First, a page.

Some say that Batman is the world’s greatest detective but this Victorian star of stage and screen (and plenty of books too) gives the Dark Knight a run for his money.
- Holmes was created by English author Sir Arthur Conan Doyle who once studied to become an eye doctor. While in medical school at the University of Edinburgh, Doyle served as a clerk for a lecturer named Joseph Bell who also worked as doctor. Bell was so well experienced that he could almost always figure out what was wrong with his patients within a few moments based on their clothing, stance, other observable traits. On a few occasions, Bell also lent his expertise to police investigations. Doyle based several of Holmes’ amazing deductive abilities on Bell’s when he created the character in the 1880s.
- The first Sherlock story, A Study in Scarlet, appeared in a holiday publication called Beeton’s Christmas Annual in 1887. It didn’t receive much attention and nowadays there’s only 11 known copies in good condition that still exist. One sold for $157,000 at an auction in 2007.
- Sherlock never said “Elementary, my dear Watson” in any of Doyle’s stories. He does, however, say “exactly, my dear Watson” in four of them.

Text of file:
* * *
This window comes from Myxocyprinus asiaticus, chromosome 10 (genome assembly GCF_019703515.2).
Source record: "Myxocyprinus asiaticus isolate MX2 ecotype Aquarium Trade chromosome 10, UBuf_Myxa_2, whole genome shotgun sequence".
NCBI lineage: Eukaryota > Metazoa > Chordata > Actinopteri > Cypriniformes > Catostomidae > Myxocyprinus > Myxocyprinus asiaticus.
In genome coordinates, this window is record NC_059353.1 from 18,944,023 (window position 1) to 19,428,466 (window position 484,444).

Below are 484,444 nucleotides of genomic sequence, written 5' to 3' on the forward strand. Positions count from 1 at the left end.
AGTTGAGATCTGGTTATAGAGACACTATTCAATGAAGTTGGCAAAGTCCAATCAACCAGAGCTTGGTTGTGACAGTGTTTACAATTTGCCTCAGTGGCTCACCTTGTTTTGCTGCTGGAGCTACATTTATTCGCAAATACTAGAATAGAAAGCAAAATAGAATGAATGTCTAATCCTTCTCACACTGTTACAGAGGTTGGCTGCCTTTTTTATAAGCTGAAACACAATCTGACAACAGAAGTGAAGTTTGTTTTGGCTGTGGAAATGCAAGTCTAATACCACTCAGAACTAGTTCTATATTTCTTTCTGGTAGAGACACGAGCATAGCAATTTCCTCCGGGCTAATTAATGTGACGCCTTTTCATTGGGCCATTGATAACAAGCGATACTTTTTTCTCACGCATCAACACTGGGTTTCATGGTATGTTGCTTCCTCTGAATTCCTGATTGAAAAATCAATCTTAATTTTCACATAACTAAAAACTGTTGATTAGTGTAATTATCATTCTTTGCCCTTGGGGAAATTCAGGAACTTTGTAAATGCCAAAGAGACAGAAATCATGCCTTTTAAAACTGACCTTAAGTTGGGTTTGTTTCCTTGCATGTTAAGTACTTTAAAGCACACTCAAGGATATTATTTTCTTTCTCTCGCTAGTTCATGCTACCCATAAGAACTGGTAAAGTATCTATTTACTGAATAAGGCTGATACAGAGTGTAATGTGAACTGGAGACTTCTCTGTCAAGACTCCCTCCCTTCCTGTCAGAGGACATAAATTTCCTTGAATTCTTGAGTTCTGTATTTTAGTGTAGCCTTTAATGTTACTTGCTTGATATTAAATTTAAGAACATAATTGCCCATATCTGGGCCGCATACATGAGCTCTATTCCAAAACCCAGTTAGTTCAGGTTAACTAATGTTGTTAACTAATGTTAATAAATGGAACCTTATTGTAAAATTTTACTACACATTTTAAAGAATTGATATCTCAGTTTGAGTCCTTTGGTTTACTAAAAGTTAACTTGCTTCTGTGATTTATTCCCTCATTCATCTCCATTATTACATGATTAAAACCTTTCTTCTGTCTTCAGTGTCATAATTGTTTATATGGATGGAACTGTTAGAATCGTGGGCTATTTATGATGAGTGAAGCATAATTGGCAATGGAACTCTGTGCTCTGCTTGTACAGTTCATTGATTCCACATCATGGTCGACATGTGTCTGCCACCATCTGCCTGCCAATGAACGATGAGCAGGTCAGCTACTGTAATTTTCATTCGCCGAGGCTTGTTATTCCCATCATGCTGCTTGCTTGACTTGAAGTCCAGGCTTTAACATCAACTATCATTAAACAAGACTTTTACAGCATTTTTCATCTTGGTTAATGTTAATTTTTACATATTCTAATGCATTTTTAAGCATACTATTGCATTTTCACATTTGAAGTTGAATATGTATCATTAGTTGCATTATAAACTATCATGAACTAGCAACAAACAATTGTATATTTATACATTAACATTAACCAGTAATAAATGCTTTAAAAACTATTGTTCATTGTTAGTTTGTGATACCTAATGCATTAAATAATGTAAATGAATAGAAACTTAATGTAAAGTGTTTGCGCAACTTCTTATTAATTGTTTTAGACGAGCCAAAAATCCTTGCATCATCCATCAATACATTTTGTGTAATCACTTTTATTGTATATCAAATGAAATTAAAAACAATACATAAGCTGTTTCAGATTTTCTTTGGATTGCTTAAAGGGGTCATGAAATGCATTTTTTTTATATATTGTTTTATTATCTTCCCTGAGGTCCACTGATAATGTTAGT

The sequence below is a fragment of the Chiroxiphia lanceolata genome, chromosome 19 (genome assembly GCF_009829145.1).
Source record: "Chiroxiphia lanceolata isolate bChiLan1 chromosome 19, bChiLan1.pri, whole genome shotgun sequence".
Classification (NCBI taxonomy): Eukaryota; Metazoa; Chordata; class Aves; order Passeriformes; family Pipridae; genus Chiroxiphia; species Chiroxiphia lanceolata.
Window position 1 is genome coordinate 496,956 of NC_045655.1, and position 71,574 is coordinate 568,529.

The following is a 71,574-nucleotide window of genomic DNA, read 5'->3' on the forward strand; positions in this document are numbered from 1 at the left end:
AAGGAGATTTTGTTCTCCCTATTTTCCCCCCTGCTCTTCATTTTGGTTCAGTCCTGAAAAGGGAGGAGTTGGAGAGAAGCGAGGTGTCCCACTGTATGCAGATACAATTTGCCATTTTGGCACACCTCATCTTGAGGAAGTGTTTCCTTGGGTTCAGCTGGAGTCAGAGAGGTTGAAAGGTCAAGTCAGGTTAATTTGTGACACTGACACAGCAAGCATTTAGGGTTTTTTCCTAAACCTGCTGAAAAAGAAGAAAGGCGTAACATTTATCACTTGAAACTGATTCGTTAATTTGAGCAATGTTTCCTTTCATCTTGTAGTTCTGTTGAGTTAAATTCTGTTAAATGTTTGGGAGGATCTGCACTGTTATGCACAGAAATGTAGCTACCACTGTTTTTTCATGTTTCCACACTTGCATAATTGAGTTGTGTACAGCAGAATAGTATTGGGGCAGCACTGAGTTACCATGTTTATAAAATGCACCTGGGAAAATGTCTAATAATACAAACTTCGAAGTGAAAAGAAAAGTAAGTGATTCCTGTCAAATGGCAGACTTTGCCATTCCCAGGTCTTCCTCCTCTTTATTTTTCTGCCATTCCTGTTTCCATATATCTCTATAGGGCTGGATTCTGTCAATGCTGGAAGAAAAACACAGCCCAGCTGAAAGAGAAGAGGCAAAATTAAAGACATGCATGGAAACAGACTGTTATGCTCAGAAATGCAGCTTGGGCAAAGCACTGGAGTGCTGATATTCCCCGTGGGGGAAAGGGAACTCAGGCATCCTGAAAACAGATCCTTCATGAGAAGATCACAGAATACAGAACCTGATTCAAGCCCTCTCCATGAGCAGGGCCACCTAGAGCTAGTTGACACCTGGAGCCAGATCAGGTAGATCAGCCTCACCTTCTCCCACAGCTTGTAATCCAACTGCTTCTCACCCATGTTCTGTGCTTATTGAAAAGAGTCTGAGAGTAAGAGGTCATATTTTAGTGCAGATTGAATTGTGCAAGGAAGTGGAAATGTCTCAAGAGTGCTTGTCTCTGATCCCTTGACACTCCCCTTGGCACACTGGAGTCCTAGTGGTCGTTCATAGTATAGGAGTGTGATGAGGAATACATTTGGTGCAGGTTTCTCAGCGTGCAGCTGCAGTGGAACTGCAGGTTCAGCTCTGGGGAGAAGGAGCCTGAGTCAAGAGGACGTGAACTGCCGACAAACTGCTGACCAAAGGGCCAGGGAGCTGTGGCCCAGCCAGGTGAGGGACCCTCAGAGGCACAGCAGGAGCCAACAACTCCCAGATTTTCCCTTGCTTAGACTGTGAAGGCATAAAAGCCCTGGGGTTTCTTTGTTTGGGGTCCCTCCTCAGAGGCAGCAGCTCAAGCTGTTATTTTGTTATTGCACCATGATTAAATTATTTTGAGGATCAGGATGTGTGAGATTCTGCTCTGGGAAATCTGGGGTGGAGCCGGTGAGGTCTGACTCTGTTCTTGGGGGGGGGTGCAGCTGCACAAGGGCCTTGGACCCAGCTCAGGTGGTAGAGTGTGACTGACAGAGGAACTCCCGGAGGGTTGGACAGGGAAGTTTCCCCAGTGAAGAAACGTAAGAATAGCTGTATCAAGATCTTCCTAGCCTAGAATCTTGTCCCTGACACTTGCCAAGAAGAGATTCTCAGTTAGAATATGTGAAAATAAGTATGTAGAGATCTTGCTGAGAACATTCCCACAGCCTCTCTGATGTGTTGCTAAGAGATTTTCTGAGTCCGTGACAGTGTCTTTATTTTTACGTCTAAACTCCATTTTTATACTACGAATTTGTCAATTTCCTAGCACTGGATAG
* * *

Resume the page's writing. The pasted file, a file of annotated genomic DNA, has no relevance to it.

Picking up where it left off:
- Numerous actors have portrayed the detective in stage plays, TV shows and movies over the years. The first film, titled Sherlock Holmes Baffled, was released in 1900. It’s about a minute long and features Holmes grappling with a thief who has magical powers.
- In 1893, Doyle wanted to turn his attention to writing historical books and killed off Sherlock Holmes in The Final Problem in 1893. It concludes with Sherlock falling off a cliff beside Reichenbach Falls in Switzerland. The public was outraged and hounded the author to bring him back. He finally relented in 1901 with The Hound of the Baskervilles.
- The total number of Sherlock adventures penned by Doyle: 56 short stories and four novels.